1923 November 7 Hitler, Kriebel, Weber, Scheubner-Richter, and Hermann Goering meet to work out the details of a putsch. Kriebel opines that the best time to strike is November 10–11, and that they should concentrate on seizing all police stations, town halls, and communications facilities in Bavaria. All Communists, Socialists, trade unionists, and members of both the Bavarian and central governments should be arrested while still in their beds. Hitler is against this plan. 127

On the 5th anniversary of the November Revolution, Kahr is to deliver an address against Marxism, which is to take place the next day at the Bü rgerbräukeller. Hitler is honestly concerned that Kahr, who is at heart a monarchist, will take the opportunity to announce the restoration of the Bavarian monarchy. All of Munich's finest personages will be in attendance. Hitler proposes that they should take advantage of this by storming the meeting, and placing everyone there under arrest. This plan meets with general, if less than unanimous, agreement. 128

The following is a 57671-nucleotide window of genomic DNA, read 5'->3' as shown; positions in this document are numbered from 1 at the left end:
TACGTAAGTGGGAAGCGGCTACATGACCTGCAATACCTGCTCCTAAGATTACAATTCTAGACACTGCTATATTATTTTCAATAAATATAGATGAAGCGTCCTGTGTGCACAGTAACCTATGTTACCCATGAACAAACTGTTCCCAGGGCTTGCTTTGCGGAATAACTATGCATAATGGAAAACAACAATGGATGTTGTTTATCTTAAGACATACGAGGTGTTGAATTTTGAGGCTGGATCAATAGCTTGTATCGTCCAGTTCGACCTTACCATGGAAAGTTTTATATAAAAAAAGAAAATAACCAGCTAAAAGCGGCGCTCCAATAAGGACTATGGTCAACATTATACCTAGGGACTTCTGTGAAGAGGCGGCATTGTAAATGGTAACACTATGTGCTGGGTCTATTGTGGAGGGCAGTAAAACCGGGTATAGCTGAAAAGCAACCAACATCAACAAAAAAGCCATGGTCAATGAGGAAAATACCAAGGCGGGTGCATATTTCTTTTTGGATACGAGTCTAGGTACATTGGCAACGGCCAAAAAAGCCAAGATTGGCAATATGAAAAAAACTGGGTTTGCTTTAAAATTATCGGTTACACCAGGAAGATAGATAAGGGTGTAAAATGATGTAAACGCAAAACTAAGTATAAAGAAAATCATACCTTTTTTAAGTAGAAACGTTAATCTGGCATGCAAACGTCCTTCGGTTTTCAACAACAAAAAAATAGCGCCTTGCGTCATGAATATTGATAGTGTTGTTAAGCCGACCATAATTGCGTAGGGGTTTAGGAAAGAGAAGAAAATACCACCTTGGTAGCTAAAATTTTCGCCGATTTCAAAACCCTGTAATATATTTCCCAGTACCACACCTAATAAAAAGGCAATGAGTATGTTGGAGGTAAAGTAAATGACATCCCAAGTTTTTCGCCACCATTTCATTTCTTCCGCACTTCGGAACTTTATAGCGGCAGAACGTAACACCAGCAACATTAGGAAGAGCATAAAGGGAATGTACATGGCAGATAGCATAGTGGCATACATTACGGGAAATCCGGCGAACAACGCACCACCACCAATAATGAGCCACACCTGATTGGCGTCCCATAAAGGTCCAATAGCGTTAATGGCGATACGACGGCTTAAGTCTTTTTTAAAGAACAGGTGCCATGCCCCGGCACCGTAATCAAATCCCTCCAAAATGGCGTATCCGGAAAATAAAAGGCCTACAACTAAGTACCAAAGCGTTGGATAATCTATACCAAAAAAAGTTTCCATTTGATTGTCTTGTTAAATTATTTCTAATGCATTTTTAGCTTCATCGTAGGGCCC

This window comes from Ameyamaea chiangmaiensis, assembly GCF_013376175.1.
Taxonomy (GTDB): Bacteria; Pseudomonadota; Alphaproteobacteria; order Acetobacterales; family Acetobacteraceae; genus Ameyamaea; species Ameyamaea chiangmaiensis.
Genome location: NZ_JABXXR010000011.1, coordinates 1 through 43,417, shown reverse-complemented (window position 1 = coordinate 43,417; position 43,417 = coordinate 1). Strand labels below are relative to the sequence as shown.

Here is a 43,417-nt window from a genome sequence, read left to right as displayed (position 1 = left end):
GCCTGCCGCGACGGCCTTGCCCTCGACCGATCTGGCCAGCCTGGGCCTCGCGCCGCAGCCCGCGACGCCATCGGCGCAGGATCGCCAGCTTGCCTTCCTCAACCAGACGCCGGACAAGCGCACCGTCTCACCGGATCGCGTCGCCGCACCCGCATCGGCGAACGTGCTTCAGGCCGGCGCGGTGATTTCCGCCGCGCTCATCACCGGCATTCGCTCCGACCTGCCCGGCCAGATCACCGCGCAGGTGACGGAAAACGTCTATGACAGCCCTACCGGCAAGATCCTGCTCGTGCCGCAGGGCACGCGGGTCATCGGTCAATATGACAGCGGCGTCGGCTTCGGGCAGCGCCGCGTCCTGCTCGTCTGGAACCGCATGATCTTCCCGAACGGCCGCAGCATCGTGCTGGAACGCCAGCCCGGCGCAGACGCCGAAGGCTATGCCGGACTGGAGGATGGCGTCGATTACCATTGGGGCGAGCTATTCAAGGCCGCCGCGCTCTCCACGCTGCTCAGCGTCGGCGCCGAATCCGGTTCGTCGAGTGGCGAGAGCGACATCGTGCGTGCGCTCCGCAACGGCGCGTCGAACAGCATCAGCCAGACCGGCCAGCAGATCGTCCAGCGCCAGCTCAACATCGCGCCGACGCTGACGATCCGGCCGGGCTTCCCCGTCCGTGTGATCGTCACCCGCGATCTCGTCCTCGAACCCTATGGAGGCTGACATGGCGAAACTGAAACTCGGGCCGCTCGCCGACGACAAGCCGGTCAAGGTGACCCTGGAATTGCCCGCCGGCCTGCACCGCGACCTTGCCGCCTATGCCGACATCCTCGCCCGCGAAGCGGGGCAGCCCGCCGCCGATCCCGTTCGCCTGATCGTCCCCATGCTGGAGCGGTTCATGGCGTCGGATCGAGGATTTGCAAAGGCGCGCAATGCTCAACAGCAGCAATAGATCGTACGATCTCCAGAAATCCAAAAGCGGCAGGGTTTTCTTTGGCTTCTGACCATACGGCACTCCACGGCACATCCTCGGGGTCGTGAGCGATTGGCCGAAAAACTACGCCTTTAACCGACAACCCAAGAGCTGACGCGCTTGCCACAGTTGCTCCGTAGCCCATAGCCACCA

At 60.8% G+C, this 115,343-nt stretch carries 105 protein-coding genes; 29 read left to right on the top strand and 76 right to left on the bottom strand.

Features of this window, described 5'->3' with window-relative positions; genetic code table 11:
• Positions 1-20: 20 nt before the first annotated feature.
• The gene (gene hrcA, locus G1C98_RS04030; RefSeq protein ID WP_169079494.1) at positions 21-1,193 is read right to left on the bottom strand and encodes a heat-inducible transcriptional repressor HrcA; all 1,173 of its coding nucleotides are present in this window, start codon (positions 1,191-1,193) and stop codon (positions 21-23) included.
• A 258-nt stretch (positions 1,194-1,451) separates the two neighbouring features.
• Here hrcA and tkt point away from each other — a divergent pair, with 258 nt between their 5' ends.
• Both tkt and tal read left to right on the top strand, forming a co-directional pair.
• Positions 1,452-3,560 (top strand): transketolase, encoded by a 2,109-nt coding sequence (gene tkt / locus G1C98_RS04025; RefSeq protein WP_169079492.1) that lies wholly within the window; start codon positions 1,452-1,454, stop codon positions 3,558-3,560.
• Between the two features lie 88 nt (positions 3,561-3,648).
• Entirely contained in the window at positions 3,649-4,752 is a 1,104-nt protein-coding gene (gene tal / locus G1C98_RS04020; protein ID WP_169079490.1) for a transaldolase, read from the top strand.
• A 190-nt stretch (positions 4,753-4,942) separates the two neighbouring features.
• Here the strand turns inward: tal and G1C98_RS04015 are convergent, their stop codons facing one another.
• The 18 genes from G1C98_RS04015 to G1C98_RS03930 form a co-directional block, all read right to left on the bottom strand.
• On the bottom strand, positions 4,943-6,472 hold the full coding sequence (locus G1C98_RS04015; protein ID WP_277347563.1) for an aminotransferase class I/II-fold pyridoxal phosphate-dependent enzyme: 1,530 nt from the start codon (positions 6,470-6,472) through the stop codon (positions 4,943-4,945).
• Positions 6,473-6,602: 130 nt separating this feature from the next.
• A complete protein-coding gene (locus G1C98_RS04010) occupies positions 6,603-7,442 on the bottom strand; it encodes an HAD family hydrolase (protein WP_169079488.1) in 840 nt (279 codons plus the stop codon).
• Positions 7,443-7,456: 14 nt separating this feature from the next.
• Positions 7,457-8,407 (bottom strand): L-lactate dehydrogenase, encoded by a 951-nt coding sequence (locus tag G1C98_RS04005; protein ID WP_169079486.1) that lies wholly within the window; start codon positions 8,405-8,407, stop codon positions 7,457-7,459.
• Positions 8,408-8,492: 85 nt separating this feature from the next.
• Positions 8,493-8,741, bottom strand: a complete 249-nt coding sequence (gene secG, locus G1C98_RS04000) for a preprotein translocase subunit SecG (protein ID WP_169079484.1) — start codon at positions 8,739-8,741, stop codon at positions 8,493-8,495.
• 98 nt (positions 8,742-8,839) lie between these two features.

Discussing putsch details later that evening with SA leaders, he tells his personal bodyguard, butcher's apprentice Ulrich Graf, that "tomorrow at 8 o'clock it's happening." Hitler goes home to his apartment. He has a busy day planned, and must try to get some sleep. 129

End of Chapter.

Next: The Hitler Putsch.

Written by Walther Johann von Löpp
Copyright © 2011-2013 All Rights Reserved
Edited by Levi Bookin — Copy Editor
European History and Jewish Studies